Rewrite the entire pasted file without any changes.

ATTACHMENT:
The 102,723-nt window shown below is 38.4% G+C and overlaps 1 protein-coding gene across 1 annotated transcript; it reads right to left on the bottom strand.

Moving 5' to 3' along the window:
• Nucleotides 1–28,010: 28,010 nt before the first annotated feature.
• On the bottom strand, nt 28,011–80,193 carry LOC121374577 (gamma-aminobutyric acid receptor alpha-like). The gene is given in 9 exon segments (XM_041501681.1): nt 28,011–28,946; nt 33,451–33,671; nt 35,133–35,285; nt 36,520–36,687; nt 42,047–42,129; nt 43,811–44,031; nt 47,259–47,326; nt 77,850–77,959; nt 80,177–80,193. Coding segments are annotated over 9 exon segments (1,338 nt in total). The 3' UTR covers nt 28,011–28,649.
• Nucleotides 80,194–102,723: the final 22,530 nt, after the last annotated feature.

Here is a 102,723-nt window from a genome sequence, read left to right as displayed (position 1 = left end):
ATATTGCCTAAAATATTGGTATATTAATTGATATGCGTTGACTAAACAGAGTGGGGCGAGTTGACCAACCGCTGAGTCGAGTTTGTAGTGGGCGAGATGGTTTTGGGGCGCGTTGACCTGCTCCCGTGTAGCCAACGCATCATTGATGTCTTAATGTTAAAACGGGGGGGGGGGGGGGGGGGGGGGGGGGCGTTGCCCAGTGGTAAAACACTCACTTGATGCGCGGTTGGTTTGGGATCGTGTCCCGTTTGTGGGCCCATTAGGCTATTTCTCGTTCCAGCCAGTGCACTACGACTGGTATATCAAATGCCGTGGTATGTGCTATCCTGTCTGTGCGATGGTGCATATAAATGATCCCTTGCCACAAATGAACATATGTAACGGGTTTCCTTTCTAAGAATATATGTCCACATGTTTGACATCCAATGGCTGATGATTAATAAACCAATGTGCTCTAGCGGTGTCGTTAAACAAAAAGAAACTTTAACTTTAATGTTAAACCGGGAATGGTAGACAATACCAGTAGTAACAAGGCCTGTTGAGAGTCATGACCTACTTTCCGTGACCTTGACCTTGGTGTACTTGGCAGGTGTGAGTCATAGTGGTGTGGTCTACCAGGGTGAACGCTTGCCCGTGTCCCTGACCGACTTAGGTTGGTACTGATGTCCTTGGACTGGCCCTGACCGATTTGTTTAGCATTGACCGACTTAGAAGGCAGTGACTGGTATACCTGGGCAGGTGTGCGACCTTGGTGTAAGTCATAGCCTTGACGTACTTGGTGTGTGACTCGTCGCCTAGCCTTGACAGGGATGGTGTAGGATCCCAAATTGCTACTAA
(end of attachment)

The 102,723-nt window shown below is 38.4% G+C and overlaps 1 protein-coding gene across 1 annotated transcript; it reads right to left on the bottom strand.

Moving 5' to 3' along the window:
• Nucleotides 1–28,010: 28,010 nt before the first annotated feature.
• On the bottom strand, nt 28,011–80,193 carry LOC121374577 (gamma-aminobutyric acid receptor alpha-like). The gene is given in 9 exon segments (XM_041501681.1): nt 28,011–28,946; nt 33,451–33,671; nt 35,133–35,285; nt 36,520–36,687; nt 42,047–42,129; nt 43,811–44,031; nt 47,259–47,326; nt 77,850–77,959; nt 80,177–80,193. Coding segments are annotated over 9 exon segments (1,338 nt in total). The 3' UTR covers nt 28,011–28,649.
• Nucleotides 80,194–102,723: the final 22,530 nt, after the last annotated feature.

Here is a 102,723-nt window from a genome sequence, read left to right as displayed (position 1 = left end):
ATATTGCCTAAAATATTGGTATATTAATTGATATGCGTTGACTAAACAGAGTGGGGCGAGTTGACCAACCGCTGAGTCGAGTTTGTAGTGGGCGAGATGGTTTTGGGGCGCGTTGACCTGCTCCCGTGTAGCCAACGCATCATTGATGTCTTAATGTTAAAACGGGGGGGGGGGGGGGGGGGGGGGGGGGCGTTGCCCAGTGGTAAAACACTCACTTGATGCGCGGTTGGTTTGGGATCGTGTCCCGTTTGTGGGCCCATTAGGCTATTTCTCGTTCCAGCCAGTGCACTACGACTGGTATATCAAATGCCGTGGTATGTGCTATCCTGTCTGTGCGATGGTGCATATAAATGATCCCTTGCCACAAATGAACATATGTAACGGGTTTCCTTTCTAAGAATATATGTCCACATGTTTGACATCCAATGGCTGATGATTAATAAACCAATGTGCTCTAGCGGTGTCGTTAAACAAAAAGAAACTTTAACTTTAATGTTAAACCGGGAATGGTAGACAATACCAGTAGTAACAAGGCCTGTTGAGAGTCATGACCTACTTTCCGTGACCTTGACCTTGGTGTACTTGGCAGGTGTGAGTCATAGTGGTGTGGTCTACCAGGGTGAACGCTTGCCCGTGTCCCTGACCGACTTAGGTTGGTACTGATGTCCTTGGACTGGCCCTGACCGATTTGTTTAGCATTGACCGACTTAGAAGGCAGTGACTGGTATACCTGGGCAGGTGTGCGACCTTGGTGTAAGTCATAGCCTTGACGTACTTGGTGTGTGACTCGTCGCCTAGCCTTGACAGGGATGGTGTAGGATCCCAAATTGCTACTAA